A Fairfax County Circuit Court judge, charging that the county's Park Authority violated Virginia law when it negotiated the contract for the construction of a nine-hole county golf course, has ordered work stopped and the project rebid.
Judge Johanna L. Fitzpatrick, in a ruling signed earlier this month, said the Park Authority did not comply with the requirements of Virginia's Public Procurement Act when it selected E.H. Glover, Inc., as the builder of the county's new Pinecrest Golf Course.
John F. Herrity, chairman of the Fairfax County Board of Supervisors, said the opinion could force a closer look at how the Park Authority awards bids. "Obviously, we're going to have to review the whole bidding process . . . ," he said. "We've got to tighten up the procedure."
Fairfax County Park Authority Director Joseph Downs said this week he was still trying to "weigh" the meaning of the court-ordered injunction against the Annandale area golf course, which is already 20 percent finished. "Obviously, we want to get about building a park system and this delays that."
At issue is a controversy that began last summer, when Moore Golf, Inc. of Culpepper, which calls itself the world's largest builder of golf courses, was the lower of two bidders for the Pinecrest project.
The Pinecrest course -- Fairfax's fifth public golf course -- was to be built on county land, part of which was once a private golf course. The site of approximately 50 acres is hilly and sparsely wooded and designers planned for a 2,600-yard, 33-par course with a solar-heated clubhouse and indoor driving range, said Mark Lewis, a landscape architect for Mortensen Associates.
Glover had submitted a base bid of $3,076,800, $44,887 more than Moore Golf's bid. But the Park Authority, which had worked previously with Moore, determined that Moore Golf was was a "non-responsible" bidder.
"We did have some contract difficulties and the disputes took so much time and we didn't think the jobs were being done in a timely fashion, or up to the specifications we had set," said James Wild, chairman of the Fairfax County Park Authority Board.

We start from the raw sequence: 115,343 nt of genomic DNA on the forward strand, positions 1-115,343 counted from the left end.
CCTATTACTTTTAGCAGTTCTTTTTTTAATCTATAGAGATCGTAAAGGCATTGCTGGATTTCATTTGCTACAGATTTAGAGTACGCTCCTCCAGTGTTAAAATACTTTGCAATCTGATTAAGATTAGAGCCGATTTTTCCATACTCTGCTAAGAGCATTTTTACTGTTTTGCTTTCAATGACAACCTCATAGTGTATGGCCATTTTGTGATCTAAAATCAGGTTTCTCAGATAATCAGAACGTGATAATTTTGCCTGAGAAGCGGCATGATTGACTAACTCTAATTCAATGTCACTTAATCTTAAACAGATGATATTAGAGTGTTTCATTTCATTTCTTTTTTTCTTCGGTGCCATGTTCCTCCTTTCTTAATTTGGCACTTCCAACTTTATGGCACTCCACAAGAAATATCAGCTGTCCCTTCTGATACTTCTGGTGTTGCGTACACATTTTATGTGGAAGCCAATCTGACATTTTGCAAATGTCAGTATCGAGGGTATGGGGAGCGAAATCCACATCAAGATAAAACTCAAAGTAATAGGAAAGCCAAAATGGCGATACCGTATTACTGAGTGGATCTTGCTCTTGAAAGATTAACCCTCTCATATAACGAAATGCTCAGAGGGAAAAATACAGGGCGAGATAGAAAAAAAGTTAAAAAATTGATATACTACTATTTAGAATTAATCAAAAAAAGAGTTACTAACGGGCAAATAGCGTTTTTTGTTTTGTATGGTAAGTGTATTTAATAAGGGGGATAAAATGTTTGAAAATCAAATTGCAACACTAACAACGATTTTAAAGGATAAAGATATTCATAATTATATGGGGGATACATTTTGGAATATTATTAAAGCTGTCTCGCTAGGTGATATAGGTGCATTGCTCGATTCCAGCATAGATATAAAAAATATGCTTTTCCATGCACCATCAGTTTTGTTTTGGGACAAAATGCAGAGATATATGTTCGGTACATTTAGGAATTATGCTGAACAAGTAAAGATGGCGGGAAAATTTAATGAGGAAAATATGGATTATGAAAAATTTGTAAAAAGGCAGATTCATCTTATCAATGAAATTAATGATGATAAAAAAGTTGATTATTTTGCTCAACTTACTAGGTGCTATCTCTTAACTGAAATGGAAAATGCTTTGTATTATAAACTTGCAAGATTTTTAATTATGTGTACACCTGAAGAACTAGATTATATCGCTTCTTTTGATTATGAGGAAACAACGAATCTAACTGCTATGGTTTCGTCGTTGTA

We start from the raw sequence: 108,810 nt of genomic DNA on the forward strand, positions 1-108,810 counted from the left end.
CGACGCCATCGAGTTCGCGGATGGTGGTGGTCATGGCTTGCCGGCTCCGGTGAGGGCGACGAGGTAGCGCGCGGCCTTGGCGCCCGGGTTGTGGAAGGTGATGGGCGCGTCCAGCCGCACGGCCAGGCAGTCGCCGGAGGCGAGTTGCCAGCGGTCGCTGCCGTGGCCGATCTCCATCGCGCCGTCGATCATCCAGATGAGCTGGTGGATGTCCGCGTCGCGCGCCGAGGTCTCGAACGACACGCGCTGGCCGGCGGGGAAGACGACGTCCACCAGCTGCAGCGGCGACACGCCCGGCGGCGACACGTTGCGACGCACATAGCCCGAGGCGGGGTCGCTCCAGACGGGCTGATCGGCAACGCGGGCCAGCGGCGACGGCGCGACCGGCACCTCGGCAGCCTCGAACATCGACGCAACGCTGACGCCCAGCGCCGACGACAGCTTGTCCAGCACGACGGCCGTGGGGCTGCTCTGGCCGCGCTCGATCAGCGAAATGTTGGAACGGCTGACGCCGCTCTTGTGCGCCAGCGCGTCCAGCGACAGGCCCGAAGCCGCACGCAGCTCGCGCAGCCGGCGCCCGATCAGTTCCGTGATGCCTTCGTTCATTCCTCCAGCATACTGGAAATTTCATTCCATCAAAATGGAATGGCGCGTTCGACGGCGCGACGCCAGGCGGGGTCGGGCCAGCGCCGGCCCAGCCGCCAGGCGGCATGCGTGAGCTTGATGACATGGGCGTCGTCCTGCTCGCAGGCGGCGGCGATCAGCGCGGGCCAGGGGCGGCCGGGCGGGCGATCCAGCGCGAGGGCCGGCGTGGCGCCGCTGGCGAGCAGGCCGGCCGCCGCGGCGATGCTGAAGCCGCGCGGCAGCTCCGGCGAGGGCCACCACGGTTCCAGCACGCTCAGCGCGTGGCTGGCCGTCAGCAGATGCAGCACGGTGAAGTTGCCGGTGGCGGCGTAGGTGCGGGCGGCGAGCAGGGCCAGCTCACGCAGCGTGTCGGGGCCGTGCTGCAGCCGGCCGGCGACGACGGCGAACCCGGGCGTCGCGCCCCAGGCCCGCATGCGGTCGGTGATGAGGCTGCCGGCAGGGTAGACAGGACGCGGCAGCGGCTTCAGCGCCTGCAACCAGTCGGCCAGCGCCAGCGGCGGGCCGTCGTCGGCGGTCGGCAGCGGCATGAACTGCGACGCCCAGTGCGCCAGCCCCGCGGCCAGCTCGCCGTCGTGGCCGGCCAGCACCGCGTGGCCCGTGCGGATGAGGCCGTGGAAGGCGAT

On July 3, the Park Authority voted 5 to 2 to award the Pinecrest contract to Glover. In subsequent negotiations, the Park Authority changed some items asked for in the original contract, according to court papers. A final contract with Glover was signed Oct. 16.
Less than a month later, Moore Golf Inc. and one of its subcontractors, W. Bradley Tyree, Inc. of Falls Church, filed a motion, asking for a preliminary injunction pending a ruling by the court on whether the Park Authority violated the Virginia Public Procurement Act.
Moore and Tyree's lawyers argued that such "radical changes" as those negotiated between the Park Authority and Glover after the original awarding of the contracts necessitated new bids.
Wild said yesterday that his board didn't realize it was violating the law when it adjusted the Glover contract. "We have done this kind of thing before, and there's never been a question," he said. "Nobody ever read the statute that closely."
Wild also said the board met this week in executive session to consider taking legal action to restore the Glover contract. He said the matter is now in the hands of Park Authority lawyers.
The Pinecrest course -- which is situated along Braddock and Elmdale Roads, the Little River Turnpike and Old Columbia Pike -- is scheduled to open in late 1985 or 1986, Downs said.